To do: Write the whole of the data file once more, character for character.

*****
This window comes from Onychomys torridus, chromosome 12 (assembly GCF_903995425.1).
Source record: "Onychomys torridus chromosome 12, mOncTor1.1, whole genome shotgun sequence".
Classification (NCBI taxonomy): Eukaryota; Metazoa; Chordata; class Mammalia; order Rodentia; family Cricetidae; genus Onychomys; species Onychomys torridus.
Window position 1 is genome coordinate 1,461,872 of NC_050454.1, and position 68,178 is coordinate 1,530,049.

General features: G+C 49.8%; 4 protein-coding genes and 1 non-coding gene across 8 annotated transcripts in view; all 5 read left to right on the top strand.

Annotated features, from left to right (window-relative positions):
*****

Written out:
This window comes from Onychomys torridus, chromosome 12 (assembly GCF_903995425.1).
Source record: "Onychomys torridus chromosome 12, mOncTor1.1, whole genome shotgun sequence".
Classification (NCBI taxonomy): Eukaryota; Metazoa; Chordata; class Mammalia; order Rodentia; family Cricetidae; genus Onychomys; species Onychomys torridus.
Window position 1 is genome coordinate 1,461,872 of NC_050454.1, and position 68,178 is coordinate 1,530,049.

General features: G+C 49.8%; 4 protein-coding genes and 1 non-coding gene across 8 annotated transcripts in view; all 5 read left to right on the top strand.

Annotated features, from left to right (window-relative positions):